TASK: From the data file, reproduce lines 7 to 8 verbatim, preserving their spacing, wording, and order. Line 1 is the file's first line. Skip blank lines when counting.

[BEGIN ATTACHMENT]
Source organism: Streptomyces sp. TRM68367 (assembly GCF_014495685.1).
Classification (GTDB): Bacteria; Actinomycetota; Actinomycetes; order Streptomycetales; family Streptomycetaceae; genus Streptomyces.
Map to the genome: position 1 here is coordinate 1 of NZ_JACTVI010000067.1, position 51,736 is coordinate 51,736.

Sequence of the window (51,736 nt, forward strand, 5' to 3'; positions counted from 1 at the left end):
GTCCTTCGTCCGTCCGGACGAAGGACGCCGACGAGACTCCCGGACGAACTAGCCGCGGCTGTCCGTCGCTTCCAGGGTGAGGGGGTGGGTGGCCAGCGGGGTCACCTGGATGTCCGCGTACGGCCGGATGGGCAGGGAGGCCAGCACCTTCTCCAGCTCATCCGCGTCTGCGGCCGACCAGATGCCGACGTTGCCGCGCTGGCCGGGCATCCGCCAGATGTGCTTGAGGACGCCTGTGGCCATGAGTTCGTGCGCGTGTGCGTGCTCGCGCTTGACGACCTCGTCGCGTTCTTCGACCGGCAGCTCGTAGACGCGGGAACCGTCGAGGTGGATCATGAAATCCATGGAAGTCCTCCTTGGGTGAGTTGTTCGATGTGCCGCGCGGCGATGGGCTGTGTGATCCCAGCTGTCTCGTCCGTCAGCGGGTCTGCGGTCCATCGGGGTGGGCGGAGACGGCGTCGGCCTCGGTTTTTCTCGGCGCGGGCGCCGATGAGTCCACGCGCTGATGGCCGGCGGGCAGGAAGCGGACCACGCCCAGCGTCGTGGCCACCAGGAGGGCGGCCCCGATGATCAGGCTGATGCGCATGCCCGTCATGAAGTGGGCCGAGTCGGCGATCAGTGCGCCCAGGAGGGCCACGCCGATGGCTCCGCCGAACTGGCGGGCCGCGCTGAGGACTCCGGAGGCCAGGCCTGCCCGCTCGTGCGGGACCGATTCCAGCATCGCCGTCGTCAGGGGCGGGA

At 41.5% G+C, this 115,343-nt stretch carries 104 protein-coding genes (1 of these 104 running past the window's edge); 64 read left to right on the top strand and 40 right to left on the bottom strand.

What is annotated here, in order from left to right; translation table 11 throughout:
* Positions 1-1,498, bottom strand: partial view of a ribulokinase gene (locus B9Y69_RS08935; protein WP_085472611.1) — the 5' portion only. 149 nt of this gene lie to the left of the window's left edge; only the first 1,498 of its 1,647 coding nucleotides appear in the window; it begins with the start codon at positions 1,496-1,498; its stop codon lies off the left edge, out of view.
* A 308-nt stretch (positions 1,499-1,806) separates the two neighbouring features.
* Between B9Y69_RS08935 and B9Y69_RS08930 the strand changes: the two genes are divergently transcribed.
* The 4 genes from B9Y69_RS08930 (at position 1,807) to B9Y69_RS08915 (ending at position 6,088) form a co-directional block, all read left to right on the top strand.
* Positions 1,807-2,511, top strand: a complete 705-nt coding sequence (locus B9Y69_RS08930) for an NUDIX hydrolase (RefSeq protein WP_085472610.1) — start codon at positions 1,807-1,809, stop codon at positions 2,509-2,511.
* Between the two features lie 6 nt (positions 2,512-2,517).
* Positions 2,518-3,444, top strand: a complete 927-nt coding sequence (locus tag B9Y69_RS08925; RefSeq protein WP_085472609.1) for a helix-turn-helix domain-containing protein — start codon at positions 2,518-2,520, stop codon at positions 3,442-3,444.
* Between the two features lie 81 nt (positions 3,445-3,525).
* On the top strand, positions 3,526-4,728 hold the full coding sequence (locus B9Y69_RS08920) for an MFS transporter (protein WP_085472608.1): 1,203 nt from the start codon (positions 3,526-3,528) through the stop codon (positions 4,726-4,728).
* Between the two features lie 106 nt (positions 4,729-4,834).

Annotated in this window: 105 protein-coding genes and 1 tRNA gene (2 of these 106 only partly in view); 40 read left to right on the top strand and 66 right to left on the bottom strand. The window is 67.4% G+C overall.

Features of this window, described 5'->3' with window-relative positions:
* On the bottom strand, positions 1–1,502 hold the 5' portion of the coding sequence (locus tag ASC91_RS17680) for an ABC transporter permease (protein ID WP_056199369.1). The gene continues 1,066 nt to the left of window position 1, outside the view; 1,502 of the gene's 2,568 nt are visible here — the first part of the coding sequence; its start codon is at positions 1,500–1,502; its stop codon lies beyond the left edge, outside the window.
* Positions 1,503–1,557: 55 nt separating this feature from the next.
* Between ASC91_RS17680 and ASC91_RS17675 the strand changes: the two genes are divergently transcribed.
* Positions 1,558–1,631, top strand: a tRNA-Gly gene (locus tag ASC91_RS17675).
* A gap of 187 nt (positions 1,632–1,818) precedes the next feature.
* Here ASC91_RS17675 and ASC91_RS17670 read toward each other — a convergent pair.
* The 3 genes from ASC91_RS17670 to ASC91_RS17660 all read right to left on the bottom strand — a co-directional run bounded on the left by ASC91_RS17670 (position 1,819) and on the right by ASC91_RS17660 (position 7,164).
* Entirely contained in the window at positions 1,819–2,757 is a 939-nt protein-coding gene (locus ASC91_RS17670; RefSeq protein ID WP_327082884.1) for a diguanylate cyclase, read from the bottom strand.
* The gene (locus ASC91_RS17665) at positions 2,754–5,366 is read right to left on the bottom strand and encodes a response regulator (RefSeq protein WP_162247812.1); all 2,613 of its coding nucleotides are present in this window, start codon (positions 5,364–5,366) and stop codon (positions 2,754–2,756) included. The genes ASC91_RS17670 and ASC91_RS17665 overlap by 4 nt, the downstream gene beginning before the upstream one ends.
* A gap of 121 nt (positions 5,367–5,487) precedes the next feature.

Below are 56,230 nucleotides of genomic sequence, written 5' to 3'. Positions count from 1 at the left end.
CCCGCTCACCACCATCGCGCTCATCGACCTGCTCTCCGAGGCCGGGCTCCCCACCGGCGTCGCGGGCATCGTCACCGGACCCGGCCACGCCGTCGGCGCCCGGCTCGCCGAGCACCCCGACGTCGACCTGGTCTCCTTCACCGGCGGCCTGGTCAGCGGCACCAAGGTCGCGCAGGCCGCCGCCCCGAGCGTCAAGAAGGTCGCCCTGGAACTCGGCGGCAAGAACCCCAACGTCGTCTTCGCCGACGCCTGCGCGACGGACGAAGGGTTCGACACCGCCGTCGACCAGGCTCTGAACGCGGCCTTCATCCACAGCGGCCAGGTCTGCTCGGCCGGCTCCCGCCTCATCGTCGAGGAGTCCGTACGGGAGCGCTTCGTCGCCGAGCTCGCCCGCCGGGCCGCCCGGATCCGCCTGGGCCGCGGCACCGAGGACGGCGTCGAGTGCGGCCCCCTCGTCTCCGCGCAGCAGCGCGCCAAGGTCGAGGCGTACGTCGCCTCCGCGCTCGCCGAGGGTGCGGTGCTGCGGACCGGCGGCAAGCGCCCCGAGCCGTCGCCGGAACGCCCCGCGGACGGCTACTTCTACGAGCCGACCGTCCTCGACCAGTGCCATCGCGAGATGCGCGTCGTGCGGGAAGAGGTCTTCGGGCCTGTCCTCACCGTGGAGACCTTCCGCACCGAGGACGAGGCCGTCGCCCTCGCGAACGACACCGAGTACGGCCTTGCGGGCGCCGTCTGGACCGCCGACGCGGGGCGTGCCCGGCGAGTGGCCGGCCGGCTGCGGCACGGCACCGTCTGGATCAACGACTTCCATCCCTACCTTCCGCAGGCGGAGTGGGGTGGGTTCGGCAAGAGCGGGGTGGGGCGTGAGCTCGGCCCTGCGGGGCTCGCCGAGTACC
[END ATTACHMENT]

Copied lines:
What is annotated here, in order from left to right; translation table 11 throughout:
* Positions 1-1,498, bottom strand: partial view of a ribulokinase gene (locus B9Y69_RS08935; protein WP_085472611.1) — the 5' portion only. 149 nt of this gene lie to the left of the window's left edge; only the first 1,498 of its 1,647 coding nucleotides appear in the window; it begins with the start codon at positions 1,496-1,498; its stop codon lies off the left edge, out of view.